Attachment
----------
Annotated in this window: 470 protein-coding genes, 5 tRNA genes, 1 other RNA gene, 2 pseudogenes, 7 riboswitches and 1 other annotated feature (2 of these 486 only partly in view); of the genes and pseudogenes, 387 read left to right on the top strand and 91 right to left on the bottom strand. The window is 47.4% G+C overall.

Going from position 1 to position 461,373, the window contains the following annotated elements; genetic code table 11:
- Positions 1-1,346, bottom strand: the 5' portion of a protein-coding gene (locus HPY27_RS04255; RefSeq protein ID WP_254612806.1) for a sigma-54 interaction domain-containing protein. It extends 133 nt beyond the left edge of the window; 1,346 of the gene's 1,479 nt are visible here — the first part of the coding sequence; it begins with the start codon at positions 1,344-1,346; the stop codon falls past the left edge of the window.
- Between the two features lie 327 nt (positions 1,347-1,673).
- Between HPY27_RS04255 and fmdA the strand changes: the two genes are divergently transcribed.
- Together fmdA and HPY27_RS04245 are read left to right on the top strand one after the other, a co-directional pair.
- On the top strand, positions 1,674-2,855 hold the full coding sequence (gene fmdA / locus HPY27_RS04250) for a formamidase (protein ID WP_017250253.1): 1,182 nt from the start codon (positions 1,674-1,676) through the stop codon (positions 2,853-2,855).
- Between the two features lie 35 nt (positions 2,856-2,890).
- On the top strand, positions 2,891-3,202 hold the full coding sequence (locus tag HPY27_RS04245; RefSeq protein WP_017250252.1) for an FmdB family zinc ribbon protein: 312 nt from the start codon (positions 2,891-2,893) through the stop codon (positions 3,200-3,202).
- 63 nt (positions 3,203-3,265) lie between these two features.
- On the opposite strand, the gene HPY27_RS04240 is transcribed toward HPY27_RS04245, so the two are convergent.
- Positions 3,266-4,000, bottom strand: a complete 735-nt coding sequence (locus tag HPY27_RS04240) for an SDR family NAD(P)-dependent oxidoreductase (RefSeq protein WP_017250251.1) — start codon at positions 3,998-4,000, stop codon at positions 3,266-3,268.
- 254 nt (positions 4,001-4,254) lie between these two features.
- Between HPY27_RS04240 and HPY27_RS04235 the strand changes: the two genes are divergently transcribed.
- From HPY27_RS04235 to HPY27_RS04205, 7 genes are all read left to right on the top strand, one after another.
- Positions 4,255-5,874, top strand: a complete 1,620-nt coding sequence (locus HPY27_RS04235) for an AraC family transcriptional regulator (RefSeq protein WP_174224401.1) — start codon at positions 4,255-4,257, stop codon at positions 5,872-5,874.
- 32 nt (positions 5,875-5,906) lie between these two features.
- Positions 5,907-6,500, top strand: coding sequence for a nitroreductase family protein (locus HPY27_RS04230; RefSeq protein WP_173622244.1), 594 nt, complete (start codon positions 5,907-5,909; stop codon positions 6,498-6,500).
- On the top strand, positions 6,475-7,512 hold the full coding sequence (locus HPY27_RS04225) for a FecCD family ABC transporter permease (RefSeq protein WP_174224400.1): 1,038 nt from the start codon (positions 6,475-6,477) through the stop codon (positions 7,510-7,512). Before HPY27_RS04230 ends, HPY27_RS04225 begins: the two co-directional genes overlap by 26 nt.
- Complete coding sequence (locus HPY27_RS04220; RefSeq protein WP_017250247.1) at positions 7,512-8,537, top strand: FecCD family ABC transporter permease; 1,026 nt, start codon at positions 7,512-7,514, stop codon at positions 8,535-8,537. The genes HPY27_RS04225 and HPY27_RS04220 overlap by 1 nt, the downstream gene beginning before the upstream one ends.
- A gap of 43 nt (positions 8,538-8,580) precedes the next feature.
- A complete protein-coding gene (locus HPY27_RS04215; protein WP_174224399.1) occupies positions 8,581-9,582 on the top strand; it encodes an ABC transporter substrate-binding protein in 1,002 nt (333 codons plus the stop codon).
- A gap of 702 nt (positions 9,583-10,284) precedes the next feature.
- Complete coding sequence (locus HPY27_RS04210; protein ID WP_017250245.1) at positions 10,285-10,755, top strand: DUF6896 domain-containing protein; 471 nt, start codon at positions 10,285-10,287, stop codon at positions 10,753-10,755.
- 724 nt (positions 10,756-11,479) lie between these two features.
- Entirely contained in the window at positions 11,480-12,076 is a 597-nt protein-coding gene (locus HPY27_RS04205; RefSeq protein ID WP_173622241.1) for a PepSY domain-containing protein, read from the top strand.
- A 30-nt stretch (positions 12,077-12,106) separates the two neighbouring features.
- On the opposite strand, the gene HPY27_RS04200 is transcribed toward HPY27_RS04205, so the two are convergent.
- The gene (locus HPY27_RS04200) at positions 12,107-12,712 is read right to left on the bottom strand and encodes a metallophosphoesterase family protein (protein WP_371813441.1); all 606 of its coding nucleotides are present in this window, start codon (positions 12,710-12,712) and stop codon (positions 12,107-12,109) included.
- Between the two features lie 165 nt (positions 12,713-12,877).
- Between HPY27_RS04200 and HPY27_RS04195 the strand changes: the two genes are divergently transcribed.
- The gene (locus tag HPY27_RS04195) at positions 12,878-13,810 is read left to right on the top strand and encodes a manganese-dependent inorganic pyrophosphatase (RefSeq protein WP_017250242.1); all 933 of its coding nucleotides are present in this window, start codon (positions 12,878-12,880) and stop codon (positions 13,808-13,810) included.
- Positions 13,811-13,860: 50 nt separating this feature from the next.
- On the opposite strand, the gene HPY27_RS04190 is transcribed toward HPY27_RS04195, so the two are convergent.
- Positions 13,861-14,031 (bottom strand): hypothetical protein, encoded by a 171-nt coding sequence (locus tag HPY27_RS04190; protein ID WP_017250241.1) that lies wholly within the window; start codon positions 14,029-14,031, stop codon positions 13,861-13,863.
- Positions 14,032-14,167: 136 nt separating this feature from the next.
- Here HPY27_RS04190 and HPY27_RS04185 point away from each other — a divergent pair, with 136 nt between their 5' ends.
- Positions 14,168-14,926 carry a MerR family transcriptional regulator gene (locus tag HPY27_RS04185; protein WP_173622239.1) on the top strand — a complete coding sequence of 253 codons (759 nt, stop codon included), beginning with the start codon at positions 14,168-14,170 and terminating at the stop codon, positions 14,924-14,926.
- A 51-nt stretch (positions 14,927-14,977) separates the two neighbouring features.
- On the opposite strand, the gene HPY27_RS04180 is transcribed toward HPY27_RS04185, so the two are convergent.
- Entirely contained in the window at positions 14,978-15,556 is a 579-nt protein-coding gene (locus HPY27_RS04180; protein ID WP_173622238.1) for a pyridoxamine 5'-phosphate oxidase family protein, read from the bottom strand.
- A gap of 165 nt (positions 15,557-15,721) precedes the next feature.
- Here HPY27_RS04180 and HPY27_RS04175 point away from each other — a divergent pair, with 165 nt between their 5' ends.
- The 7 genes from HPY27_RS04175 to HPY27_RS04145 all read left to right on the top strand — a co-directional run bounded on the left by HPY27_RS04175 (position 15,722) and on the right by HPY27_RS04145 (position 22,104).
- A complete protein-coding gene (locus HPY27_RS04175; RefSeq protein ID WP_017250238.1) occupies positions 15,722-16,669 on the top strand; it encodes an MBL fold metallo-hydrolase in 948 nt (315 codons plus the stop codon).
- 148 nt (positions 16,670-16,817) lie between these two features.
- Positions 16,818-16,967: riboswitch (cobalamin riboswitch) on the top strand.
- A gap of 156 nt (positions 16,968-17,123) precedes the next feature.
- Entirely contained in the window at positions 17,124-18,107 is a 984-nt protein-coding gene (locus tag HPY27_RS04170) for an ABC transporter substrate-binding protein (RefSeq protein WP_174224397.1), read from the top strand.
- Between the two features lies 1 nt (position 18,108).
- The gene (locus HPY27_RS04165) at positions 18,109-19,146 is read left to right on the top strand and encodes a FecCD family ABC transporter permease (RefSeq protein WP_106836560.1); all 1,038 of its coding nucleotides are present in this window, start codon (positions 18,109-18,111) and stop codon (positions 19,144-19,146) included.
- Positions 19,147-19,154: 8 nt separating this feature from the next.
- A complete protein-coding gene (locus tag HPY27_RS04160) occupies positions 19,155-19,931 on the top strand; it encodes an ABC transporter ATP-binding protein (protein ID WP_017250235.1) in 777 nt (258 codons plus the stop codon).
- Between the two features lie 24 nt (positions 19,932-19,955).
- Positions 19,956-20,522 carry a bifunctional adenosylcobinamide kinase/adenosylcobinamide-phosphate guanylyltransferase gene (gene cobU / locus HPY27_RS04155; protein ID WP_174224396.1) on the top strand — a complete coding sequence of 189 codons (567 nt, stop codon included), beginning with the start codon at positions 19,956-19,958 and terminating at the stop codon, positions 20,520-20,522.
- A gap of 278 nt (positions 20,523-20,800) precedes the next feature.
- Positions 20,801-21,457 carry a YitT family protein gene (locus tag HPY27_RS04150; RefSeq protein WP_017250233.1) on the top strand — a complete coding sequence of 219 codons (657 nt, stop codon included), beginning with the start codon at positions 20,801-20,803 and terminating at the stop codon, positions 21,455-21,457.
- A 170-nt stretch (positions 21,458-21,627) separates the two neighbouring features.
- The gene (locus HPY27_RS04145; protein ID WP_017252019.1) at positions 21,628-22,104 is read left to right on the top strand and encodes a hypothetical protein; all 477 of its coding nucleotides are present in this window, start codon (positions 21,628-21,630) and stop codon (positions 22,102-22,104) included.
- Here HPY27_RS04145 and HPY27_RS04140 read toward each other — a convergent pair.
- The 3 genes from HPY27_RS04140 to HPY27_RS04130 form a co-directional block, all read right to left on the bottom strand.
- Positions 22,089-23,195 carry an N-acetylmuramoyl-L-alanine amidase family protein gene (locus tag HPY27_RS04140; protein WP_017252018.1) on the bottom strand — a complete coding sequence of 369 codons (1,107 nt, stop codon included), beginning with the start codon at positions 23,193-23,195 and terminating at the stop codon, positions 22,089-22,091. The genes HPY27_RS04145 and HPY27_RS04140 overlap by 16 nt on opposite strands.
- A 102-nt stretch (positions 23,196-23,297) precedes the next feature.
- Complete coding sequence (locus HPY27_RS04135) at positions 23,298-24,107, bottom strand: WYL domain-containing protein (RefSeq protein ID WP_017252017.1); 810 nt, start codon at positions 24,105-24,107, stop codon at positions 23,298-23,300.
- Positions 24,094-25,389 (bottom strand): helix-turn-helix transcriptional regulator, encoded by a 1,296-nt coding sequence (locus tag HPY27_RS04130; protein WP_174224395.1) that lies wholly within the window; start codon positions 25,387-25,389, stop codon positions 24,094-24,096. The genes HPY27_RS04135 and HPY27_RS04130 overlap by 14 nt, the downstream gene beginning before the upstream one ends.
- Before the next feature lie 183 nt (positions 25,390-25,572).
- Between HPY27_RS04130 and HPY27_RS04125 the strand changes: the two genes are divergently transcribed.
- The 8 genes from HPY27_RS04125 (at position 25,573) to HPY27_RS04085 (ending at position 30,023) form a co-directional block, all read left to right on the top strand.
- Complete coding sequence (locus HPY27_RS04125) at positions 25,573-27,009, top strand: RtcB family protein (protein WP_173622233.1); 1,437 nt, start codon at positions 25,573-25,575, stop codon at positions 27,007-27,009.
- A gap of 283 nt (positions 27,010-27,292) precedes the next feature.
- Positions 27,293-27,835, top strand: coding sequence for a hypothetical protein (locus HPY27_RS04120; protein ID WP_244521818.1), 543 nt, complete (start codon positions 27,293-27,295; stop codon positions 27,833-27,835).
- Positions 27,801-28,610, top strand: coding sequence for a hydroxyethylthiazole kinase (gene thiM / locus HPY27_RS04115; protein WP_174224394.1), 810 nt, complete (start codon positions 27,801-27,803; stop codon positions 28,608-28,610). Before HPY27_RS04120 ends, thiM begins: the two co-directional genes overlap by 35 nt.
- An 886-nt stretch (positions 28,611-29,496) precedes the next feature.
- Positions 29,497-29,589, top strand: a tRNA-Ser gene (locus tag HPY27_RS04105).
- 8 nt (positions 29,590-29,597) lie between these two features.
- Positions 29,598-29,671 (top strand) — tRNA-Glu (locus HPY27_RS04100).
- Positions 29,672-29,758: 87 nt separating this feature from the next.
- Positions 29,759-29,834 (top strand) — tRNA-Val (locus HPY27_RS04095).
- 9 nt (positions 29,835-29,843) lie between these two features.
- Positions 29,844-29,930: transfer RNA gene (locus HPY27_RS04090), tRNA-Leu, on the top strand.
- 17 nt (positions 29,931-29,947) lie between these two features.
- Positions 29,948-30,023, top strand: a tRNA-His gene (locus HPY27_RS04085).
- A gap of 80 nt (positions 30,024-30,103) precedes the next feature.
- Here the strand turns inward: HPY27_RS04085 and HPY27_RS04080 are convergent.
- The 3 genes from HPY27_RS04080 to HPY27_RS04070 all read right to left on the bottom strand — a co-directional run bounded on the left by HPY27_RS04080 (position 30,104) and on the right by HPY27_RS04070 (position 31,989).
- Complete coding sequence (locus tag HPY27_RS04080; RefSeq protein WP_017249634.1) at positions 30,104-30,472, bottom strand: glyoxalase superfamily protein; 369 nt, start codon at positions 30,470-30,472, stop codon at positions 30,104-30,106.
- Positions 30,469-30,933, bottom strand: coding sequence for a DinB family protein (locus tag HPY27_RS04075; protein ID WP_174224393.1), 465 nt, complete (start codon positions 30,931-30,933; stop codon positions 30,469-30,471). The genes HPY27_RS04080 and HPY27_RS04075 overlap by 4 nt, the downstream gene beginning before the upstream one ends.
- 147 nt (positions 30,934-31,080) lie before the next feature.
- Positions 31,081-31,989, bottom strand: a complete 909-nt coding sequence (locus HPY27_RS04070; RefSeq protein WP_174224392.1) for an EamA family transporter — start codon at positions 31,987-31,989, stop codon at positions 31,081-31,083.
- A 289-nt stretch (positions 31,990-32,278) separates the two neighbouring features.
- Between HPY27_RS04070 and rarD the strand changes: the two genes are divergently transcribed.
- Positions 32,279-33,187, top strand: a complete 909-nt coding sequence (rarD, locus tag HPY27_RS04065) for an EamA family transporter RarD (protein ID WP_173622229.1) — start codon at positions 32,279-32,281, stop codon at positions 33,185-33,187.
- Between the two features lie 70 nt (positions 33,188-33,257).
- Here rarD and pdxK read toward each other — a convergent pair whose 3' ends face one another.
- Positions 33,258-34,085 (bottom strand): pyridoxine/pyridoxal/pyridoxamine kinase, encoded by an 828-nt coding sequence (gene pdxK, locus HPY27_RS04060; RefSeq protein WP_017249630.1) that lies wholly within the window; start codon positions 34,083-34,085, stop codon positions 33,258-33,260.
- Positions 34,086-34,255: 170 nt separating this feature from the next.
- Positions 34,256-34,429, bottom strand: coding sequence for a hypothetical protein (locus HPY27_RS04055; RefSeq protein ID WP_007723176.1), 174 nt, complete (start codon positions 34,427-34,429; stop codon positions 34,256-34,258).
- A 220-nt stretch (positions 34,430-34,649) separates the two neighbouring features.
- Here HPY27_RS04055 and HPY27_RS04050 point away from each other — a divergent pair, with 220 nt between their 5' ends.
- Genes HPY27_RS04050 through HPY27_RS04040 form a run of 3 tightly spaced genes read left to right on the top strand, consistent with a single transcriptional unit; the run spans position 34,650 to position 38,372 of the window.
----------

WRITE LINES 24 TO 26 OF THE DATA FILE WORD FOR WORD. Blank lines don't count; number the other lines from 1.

- Complete coding sequence (locus HPY27_RS04210; protein ID WP_017250245.1) at positions 10,285-10,755, top strand: DUF6896 domain-containing protein; 471 nt, start codon at positions 10,285-10,287, stop codon at positions 10,753-10,755.
- 724 nt (positions 10,756-11,479) lie between these two features.
- Entirely contained in the window at positions 11,480-12,076 is a 597-nt protein-coding gene (locus HPY27_RS04205; RefSeq protein ID WP_173622241.1) for a PepSY domain-containing protein, read from the top strand.